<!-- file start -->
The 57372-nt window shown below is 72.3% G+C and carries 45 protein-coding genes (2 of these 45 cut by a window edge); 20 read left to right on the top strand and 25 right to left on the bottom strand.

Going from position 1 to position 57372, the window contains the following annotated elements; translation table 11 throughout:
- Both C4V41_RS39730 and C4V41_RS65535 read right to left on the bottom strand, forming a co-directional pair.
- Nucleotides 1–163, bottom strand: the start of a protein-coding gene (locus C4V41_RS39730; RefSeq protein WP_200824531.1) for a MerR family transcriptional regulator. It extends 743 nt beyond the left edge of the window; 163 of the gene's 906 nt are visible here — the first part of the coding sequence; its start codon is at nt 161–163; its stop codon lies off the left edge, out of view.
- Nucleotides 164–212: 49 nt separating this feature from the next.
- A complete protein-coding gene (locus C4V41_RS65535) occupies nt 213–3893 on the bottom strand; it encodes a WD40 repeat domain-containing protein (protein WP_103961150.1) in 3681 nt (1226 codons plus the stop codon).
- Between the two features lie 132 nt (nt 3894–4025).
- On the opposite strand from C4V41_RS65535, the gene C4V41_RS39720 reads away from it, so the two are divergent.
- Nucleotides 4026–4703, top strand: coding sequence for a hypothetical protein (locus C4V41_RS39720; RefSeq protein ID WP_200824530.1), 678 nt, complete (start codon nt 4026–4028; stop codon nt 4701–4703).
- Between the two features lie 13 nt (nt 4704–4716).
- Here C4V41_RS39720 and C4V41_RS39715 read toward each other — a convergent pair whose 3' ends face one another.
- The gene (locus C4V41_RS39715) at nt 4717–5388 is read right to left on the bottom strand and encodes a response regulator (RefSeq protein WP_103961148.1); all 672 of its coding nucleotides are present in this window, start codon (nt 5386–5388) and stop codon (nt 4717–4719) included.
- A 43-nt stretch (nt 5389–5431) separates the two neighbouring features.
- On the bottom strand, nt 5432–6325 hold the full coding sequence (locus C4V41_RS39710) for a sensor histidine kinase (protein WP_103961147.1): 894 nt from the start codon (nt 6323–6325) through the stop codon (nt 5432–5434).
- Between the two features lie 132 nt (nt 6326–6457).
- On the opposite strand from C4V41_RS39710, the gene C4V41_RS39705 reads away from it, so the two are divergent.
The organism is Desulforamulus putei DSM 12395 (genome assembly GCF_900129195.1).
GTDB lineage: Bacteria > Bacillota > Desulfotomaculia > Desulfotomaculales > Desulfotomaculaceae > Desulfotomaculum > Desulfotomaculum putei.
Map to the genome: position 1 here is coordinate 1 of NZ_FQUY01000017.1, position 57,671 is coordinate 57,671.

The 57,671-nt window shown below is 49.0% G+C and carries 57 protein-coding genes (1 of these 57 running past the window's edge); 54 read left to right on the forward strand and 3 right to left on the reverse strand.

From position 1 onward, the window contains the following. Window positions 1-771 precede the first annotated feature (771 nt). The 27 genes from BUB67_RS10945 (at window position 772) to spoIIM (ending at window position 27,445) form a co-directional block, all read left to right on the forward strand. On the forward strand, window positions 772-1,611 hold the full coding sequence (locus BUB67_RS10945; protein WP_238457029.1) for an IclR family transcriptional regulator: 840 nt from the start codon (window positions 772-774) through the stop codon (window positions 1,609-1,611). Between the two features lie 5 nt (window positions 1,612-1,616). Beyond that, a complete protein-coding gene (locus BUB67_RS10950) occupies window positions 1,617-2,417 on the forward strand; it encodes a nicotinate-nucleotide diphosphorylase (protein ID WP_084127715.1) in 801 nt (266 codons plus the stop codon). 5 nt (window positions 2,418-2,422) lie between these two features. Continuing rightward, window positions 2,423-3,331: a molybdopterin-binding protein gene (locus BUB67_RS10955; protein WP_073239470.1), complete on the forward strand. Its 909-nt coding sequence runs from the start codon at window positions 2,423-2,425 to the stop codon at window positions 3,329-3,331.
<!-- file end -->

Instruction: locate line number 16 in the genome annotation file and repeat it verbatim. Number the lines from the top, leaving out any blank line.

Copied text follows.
- On the opposite strand from C4V41_RS39710, the gene C4V41_RS39705 reads away from it, so the two are divergent.